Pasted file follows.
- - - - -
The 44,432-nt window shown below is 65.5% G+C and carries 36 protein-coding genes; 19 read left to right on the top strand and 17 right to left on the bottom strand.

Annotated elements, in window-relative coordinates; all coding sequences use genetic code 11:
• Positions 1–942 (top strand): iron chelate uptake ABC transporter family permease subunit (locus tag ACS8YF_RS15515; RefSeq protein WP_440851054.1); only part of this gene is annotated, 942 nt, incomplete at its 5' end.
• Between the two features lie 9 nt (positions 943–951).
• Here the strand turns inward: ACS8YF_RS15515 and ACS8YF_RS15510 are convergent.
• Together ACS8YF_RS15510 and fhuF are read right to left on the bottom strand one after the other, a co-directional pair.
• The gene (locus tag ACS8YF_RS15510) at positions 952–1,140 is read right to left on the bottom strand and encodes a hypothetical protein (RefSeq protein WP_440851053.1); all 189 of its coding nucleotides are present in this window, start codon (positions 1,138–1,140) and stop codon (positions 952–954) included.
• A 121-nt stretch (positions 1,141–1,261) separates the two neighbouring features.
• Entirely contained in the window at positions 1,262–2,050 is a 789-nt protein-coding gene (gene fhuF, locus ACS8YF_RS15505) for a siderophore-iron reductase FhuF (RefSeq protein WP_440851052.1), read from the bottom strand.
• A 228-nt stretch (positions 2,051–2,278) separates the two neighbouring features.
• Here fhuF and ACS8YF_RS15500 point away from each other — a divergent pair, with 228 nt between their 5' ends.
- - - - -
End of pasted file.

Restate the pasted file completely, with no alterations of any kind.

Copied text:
The 44,432-nt window shown below is 65.5% G+C and carries 36 protein-coding genes; 19 read left to right on the top strand and 17 right to left on the bottom strand.

Annotated elements, in window-relative coordinates; all coding sequences use genetic code 11:
• Positions 1–942 (top strand): iron chelate uptake ABC transporter family permease subunit (locus tag ACS8YF_RS15515; RefSeq protein WP_440851054.1); only part of this gene is annotated, 942 nt, incomplete at its 5' end.
• Between the two features lie 9 nt (positions 943–951).
• Here the strand turns inward: ACS8YF_RS15515 and ACS8YF_RS15510 are convergent.
• Together ACS8YF_RS15510 and fhuF are read right to left on the bottom strand one after the other, a co-directional pair.
• The gene (locus tag ACS8YF_RS15510) at positions 952–1,140 is read right to left on the bottom strand and encodes a hypothetical protein (RefSeq protein WP_440851053.1); all 189 of its coding nucleotides are present in this window, start codon (positions 1,138–1,140) and stop codon (positions 952–954) included.
• A 121-nt stretch (positions 1,141–1,261) separates the two neighbouring features.
• Entirely contained in the window at positions 1,262–2,050 is a 789-nt protein-coding gene (gene fhuF, locus ACS8YF_RS15505) for a siderophore-iron reductase FhuF (RefSeq protein WP_440851052.1), read from the bottom strand.
• A 228-nt stretch (positions 2,051–2,278) separates the two neighbouring features.
• Here fhuF and ACS8YF_RS15500 point away from each other — a divergent pair, with 228 nt between their 5' ends.